Bee Guardian Project – Stage 2 Trial

By: Michael Fox

Stingless Bee hive at B4C

I am often asked: “How do I to get native bees to move into my Bee Home?”

People are often thinking of the Native Stingless Bees Tetragonula sp. which, unlike solitary native bees, form colonies and make honey. The colonies can be housed in hives allowing people to purchase a hive to install in their garden.

Solitary native bees make individual nests which are filled with pollen and nectar: not honey, for the bee larvae to feed on when hatched.

Leafcutter and Resin Bee reports on iNaturalist

Bee Guardian Homes

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We know from iNaturalist there are Leafcutter and Resin Bees in the Brisbane area. However, getting them to move into your Bee Guardian Home may take time. Therefore, we are researching ways to encourage Borders to move into your bee home.

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Based on advice from Bee Scientist: Kit Prendergast the Stage 2 Trial will use a mix of yellow, blue and white bee homes to test any difference in take-up.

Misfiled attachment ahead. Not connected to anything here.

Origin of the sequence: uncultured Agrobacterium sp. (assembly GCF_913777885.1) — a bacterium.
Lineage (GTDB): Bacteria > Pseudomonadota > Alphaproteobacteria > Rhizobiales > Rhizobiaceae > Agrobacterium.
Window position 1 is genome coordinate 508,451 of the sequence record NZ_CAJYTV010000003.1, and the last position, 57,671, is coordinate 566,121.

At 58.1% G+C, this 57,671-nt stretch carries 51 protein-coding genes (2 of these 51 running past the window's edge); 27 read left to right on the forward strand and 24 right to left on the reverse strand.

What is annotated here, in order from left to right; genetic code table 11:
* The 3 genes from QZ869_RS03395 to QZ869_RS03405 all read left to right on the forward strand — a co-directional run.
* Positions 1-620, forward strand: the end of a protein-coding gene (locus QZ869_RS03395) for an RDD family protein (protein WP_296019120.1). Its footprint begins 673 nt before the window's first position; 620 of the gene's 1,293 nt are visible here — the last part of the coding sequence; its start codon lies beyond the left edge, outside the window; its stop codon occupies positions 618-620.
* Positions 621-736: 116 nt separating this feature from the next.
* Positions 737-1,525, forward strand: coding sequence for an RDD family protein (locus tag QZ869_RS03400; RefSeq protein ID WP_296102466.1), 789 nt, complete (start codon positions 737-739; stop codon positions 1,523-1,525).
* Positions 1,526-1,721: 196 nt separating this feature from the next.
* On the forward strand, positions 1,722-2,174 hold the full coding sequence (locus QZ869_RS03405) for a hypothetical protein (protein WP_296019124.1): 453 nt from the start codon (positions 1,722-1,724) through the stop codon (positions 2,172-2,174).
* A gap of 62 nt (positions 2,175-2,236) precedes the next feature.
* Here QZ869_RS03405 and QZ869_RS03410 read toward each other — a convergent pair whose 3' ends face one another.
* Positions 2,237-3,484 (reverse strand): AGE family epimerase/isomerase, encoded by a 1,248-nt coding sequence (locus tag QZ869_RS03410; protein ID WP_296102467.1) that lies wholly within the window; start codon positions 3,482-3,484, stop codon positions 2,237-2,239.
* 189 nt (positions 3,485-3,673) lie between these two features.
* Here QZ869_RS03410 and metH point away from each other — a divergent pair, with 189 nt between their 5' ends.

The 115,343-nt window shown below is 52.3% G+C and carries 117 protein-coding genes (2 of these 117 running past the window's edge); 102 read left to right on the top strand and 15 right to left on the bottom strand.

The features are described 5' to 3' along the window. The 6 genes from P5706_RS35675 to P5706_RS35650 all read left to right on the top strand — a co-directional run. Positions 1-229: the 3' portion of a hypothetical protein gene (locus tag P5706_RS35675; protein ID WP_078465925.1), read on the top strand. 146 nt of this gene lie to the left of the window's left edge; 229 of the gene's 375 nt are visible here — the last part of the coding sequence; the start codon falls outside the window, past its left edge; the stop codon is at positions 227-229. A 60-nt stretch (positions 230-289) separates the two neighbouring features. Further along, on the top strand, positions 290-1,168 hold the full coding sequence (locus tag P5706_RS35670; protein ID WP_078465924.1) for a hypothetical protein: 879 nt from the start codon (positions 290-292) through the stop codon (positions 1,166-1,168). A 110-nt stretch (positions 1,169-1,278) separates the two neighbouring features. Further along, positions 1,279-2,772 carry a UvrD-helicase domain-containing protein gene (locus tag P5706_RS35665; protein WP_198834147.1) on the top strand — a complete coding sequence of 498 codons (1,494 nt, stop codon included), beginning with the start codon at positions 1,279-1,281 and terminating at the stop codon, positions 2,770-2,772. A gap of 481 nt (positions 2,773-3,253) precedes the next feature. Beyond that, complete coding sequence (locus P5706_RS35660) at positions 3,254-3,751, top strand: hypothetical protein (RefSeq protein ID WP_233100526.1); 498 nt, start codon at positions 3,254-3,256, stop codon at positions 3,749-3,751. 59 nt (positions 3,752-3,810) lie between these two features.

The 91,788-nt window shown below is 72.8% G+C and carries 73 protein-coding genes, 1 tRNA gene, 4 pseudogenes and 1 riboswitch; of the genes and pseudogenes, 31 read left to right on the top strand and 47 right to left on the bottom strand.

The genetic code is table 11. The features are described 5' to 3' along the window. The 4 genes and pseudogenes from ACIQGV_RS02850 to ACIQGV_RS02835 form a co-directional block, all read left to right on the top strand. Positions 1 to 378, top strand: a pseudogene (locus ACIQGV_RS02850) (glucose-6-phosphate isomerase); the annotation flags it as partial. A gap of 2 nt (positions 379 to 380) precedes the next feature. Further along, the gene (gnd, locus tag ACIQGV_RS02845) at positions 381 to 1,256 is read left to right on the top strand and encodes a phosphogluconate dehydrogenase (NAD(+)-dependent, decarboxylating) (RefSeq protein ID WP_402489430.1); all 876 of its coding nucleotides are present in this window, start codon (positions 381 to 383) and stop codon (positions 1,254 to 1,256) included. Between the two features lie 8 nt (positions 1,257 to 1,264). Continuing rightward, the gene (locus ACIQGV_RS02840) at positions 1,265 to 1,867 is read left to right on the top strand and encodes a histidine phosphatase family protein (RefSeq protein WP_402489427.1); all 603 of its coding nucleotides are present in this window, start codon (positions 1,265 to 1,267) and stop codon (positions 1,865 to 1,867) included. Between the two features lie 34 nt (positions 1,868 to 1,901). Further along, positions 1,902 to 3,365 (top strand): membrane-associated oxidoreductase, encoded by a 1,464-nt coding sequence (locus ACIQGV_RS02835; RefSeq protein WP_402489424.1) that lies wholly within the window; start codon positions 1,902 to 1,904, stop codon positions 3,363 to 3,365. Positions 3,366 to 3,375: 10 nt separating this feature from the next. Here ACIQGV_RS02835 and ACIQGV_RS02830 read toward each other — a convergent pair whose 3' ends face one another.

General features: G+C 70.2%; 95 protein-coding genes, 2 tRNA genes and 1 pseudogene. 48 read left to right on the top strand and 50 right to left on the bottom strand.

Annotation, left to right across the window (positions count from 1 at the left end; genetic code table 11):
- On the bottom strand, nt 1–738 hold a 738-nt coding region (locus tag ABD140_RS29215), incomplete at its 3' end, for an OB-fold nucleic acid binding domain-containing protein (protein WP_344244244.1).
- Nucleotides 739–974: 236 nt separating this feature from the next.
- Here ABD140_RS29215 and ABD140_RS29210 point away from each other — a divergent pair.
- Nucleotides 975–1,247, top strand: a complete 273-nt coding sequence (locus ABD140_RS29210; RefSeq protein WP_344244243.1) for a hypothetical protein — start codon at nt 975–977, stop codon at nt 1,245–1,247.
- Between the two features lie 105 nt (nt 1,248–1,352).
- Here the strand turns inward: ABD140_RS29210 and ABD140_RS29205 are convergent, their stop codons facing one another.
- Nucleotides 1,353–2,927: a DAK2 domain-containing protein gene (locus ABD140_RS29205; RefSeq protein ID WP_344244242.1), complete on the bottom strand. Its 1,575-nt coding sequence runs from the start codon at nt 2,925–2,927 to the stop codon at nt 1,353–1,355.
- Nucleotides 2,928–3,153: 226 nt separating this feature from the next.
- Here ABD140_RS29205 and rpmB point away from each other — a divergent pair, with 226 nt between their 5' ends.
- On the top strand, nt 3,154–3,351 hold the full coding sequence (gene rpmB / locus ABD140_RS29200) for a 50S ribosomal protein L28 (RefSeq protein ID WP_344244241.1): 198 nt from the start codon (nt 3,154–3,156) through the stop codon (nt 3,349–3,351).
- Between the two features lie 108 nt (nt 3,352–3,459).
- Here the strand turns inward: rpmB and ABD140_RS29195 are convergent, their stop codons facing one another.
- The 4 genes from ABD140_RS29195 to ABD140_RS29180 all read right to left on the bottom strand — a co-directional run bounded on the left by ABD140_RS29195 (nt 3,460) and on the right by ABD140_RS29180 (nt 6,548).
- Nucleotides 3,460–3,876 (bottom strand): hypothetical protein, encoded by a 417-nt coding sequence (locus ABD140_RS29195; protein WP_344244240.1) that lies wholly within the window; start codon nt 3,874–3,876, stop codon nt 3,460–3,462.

A mix of nesting tubes from Mason Bees UK and Crown Bees USA with removal inners will be tested again: 15 to 16 cm long 7mm diameter.

Removable inners create an opportunity to proactively bring solitary native bees to our urban backyards.

Similar to the Mason Bees UK and Crown Bees USA programs, filled tubes can be collected at a central location and replacement inners returned to prepare for the next season.

Filled tubes will be inspected then some returned and some used to send out to new Bee Guardians to hatch. Working this way we can maintain and build exiting populations while re-establishing solitary native bees in other urban spaces.

Initially Pollinator Link® gardeners will be invited to join Guardian Bee Home trial.

About Mt Gravatt Environment Group

Mt Gravatt Environment Group is restoring a unique piece of Australain native bushland only ten minutes from Brisbane CBD.
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